This is rather the inverse of What can you use Python generator functions for?: python generators, generator expressions, and the
itertools module are some of my favorite features of python these days. They're especially useful when setting up chains of operations to perform on a big pile of data--I often use them when processing DSV files.
So when is it not a good time to use a generator, or a generator expression, or an
- When should I prefer
[x for x in foo]over
(x for x in foo)?
Obviously, we eventually need to "resolve" a generator into actual data, usually by creating a list or iterating over it with a non-generator loop. Sometimes we just need to know the length. This isn't what I'm asking.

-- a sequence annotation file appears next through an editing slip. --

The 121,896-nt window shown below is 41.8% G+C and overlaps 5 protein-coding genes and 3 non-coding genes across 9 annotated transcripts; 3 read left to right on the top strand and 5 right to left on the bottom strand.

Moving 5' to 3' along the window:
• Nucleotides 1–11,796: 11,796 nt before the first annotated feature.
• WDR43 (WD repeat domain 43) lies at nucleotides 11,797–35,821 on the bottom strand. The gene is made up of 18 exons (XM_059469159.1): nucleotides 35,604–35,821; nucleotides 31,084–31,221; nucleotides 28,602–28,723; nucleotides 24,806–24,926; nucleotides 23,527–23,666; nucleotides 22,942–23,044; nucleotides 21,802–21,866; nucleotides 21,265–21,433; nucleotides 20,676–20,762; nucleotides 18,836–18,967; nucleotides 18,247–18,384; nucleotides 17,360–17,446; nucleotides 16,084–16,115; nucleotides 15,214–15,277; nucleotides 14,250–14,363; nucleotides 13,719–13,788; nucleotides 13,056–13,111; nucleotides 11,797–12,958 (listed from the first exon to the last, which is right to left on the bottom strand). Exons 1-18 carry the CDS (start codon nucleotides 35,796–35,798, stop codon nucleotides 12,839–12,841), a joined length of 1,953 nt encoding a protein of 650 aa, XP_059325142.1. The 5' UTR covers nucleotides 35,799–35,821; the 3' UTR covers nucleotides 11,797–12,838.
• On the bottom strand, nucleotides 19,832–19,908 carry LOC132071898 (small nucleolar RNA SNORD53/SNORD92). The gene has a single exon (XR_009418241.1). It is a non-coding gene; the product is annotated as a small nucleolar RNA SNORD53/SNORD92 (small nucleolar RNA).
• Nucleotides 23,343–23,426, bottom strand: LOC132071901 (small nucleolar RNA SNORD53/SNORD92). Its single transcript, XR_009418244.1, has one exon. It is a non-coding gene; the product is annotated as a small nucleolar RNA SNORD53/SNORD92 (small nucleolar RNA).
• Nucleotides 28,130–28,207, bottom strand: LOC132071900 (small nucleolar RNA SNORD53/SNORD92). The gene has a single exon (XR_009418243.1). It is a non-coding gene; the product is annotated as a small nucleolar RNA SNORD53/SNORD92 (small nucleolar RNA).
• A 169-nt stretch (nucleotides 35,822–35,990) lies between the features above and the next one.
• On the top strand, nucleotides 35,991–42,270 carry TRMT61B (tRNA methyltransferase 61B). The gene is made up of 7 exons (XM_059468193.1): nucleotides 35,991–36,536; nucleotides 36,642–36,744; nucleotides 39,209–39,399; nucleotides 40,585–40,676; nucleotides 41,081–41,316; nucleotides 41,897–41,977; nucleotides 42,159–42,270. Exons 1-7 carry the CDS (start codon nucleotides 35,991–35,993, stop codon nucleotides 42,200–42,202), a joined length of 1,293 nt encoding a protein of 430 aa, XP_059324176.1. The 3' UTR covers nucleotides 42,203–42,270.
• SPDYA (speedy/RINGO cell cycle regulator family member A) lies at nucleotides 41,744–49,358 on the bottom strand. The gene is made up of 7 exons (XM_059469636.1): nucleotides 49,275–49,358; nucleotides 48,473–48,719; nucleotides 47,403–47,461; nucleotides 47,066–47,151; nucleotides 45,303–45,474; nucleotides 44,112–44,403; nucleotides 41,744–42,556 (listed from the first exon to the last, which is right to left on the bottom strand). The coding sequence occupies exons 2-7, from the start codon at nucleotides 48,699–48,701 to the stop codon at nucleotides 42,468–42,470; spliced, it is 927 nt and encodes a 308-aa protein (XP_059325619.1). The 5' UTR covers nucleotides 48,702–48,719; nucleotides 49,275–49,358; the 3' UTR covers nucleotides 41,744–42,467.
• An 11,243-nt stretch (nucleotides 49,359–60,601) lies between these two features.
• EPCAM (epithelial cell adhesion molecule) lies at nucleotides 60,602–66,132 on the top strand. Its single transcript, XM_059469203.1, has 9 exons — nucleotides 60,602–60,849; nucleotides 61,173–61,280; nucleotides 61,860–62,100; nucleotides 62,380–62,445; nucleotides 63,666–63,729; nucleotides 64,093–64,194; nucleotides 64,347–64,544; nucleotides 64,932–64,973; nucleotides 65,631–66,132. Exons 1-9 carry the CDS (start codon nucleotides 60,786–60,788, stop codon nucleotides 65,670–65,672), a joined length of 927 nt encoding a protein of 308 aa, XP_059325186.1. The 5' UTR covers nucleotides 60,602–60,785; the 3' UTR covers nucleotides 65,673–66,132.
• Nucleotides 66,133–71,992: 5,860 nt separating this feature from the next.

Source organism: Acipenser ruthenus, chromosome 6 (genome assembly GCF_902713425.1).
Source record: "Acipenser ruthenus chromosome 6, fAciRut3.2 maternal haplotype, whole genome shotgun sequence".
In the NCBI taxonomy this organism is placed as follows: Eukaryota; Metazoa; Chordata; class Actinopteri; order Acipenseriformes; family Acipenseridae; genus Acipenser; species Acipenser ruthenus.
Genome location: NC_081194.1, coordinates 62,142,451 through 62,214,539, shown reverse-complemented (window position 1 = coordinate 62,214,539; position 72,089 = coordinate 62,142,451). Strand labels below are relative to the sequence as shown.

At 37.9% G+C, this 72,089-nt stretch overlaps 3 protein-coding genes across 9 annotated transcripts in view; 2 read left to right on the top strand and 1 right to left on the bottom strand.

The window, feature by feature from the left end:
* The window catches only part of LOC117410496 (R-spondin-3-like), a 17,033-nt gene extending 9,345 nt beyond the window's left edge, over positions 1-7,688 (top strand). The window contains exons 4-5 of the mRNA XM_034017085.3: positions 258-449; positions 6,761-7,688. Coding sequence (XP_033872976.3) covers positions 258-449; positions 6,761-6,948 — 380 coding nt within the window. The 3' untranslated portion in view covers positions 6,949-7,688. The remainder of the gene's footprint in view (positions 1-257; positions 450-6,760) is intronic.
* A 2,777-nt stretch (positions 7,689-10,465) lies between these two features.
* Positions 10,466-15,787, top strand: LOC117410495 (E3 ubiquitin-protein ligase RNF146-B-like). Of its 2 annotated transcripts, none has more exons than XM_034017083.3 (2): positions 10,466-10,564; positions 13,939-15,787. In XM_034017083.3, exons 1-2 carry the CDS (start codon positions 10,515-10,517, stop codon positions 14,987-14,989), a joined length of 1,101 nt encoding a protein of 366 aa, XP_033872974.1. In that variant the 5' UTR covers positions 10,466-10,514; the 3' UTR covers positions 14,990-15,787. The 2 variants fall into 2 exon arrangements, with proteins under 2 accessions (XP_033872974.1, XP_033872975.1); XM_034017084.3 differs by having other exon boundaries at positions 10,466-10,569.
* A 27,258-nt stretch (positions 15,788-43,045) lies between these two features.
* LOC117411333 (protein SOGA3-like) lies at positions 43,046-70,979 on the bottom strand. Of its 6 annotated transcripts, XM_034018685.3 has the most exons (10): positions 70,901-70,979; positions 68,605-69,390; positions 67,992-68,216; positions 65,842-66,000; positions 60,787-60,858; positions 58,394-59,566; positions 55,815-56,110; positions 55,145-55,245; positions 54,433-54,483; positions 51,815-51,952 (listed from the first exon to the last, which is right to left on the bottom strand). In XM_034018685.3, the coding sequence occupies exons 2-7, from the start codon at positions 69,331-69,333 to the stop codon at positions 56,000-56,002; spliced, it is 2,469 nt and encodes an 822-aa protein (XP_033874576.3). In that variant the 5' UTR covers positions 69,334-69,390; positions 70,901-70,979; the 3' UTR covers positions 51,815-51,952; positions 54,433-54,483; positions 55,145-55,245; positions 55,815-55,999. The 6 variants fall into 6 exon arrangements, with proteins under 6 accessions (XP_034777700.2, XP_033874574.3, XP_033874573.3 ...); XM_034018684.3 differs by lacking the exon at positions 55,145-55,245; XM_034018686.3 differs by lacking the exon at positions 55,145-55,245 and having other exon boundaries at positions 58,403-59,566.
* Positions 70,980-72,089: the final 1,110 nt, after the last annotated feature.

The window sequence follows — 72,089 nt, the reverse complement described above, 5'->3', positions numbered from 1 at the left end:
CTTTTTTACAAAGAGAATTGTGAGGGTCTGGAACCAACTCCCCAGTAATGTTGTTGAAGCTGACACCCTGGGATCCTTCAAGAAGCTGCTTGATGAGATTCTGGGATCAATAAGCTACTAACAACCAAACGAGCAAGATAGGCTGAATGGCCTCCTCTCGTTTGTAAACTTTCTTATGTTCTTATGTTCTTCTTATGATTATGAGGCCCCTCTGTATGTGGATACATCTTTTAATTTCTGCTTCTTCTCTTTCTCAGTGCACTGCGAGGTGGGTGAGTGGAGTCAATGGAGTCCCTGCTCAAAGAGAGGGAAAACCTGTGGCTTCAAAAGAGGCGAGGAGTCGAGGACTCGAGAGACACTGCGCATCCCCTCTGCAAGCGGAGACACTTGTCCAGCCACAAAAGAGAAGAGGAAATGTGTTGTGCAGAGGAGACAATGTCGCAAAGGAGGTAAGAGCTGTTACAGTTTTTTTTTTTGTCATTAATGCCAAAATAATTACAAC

We use generators so that we're not assigning new lists into memory for interim data. This especially makes sense for large datasets. Does it make sense for small datasets too? Is there a noticeable memory/cpu trade-off?
I'm especially interested if anyone has done some profiling on this, in light of the eye-opening discussion of list comprehension performance vs. map() and filter(). (alt link)